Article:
The name of the genus Tulipa derives from the Turkic word "turban": many tulips' flowers resemble this headwear in shape. Wild tulips grow in the Mediterranean, in the Caucasus and in Central Asia. They have become cultivated in Persia and then in Turkey since the 11th century. The Persians called tulip an embodiment of earthly love. There is a legend according to which it first grew on the site of the death of a young prince, who crashed against the rocks after he knew his bride had died.
The plants arrived in Western Europe in 1559, they were brought there by the German ambassador, who was at the Turkish court.
More than 4,000 varieties have been developed to the present day, the diameter of a flower of some of them reaches 20 cm. Petals can be various colors: from snow white to rich purple. There are also various shapes that can be, for example, oval, double-flowered, fimbriate, etc. Tulips look great in bouquets, as well as in flower beds and curb compositions.
Interesting facts about tulips:
- It is the Holy Flower for the inhabitants of many Muslim countries.
- When the flowers had just started spreading across Europe they became a new symbol of chosenness and wealth. The Emperor of Austria Franz II, the King of France Louis XVIII, and also the philosopher-educator Walter admired them.
- In the early 17th century, the Netherlands experienced a "tulipomania", when prices for bulbs of rare varieties skyrocketed. Thus in the year of 1623 1,000 guilders were given for a bulb of Viceroy variety (the average annual income of a Dutchman at the time was 150 guilders!). The most desirable bride was a girl who had precious bulbs in her dowry. Sometimes a single sprout was priced with acres of land or a stone house. By the way, a large number of especially valuable varieties appeared due to a viral disease, which only became known in the 20th century.
- Omar Khayyam mentioned a tulip in one of his works (12th century). Hafez Shamsaddin, a Persian poet of the 14th century, claimed that the flower was even more beautiful than a rose. Arabian tales describe tulips interestingly: they grow out of a dragon's blood, their petals look like flames, and they affect a man same as wine.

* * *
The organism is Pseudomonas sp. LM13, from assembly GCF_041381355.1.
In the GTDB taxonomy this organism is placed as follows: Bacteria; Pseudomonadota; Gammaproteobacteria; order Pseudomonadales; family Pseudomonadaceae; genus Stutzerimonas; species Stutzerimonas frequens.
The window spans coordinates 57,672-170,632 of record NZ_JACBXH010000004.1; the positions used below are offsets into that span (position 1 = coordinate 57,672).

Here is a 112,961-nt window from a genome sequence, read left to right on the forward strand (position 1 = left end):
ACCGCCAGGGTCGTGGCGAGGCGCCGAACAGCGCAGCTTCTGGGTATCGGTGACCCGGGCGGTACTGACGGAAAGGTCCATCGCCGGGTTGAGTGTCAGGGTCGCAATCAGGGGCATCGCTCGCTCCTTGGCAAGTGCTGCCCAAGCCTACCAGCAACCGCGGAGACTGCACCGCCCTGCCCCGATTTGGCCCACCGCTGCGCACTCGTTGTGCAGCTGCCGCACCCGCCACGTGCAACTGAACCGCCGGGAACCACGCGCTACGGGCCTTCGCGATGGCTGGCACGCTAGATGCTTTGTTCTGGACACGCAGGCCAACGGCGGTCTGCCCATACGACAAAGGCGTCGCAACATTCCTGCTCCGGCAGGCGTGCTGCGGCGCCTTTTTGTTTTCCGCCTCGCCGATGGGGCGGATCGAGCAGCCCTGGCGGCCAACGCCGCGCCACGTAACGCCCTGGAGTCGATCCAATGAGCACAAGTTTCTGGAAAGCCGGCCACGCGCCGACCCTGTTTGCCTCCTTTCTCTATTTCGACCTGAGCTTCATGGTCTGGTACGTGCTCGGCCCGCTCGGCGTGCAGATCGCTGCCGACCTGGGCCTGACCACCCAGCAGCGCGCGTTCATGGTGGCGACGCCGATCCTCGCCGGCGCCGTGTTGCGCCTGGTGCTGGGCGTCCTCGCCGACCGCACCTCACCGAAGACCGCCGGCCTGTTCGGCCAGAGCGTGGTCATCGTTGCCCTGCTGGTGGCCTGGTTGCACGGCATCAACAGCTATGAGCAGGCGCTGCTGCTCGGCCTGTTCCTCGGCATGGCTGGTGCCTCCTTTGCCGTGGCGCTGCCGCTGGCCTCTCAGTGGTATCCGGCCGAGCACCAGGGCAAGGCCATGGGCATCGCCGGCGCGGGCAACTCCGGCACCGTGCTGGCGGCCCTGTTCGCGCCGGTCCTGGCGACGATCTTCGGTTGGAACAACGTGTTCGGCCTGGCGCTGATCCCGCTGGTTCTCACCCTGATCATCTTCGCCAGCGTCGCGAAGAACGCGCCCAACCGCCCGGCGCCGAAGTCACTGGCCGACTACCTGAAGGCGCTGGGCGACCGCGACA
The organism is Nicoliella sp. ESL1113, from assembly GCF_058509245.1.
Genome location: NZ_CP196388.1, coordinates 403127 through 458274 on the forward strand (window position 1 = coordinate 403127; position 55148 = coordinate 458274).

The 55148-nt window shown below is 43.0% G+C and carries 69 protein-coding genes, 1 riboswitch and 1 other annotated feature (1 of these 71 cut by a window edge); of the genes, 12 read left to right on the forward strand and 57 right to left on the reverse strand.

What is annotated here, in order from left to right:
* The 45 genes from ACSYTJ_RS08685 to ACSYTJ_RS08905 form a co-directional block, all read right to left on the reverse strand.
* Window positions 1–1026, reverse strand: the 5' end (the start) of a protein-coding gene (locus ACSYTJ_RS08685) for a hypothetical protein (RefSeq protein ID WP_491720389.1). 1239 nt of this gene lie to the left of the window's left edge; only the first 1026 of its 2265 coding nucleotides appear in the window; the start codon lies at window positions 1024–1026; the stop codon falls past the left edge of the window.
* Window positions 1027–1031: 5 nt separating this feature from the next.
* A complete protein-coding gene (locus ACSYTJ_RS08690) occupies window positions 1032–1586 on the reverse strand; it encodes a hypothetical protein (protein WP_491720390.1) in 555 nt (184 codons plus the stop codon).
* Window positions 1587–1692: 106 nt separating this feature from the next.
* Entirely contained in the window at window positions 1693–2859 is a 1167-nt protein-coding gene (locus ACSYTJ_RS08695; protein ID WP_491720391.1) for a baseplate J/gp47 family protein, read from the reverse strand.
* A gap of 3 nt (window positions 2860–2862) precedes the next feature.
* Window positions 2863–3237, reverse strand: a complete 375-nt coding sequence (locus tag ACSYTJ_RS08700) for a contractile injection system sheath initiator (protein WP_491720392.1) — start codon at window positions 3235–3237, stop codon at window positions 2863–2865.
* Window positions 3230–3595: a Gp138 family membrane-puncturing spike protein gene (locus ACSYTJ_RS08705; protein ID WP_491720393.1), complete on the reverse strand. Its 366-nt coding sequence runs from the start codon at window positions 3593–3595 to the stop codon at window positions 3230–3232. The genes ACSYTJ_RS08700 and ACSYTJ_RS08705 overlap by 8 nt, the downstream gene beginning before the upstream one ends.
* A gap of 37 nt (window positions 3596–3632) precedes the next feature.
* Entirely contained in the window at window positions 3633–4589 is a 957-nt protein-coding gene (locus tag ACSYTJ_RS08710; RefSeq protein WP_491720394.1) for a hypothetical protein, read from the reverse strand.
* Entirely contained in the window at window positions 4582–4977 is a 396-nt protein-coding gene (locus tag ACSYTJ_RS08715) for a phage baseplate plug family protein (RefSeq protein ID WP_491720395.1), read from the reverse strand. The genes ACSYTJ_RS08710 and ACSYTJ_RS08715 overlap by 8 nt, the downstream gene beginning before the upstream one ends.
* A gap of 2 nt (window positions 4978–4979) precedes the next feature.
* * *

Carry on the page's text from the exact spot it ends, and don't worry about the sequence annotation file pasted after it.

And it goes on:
- The first attempts to develop the black tulip date from 1637, when the Dutch Harlem set a reward of 100,000 gold coins for it. Aleandre Dumas (father) expressed his version of the events in the novel "Black Tulip" (1850).
- During the World War II, many Dutch saved themselves from starvation by eating tulip bulbs.
- In the French-speaking regions of Canada sweetish juvenile leaves and sprouts are added to salads, and desserts are decorated with candied petals. Baked and fried bulbs are also served in the provincial restaurants.
WHOM TO PRESENT TULIPS TO?
Cheerful delicate plants are a symbol of spring, warmth and rebirth. They will become a decoration of any holiday whether it is Valentine's Day, Mother's Day, an anniversary or a wedding. Orange flowers, symbolizing power and admiration are usually given to managers and colleagues. Pink ones (a wish for good mood) are suitable for girl friends and relatives. Red buds are a traditional gift from a loving person. The sun yellow color is associated with joy and luck. These buds are often presented to creative people and added to business bouquets.
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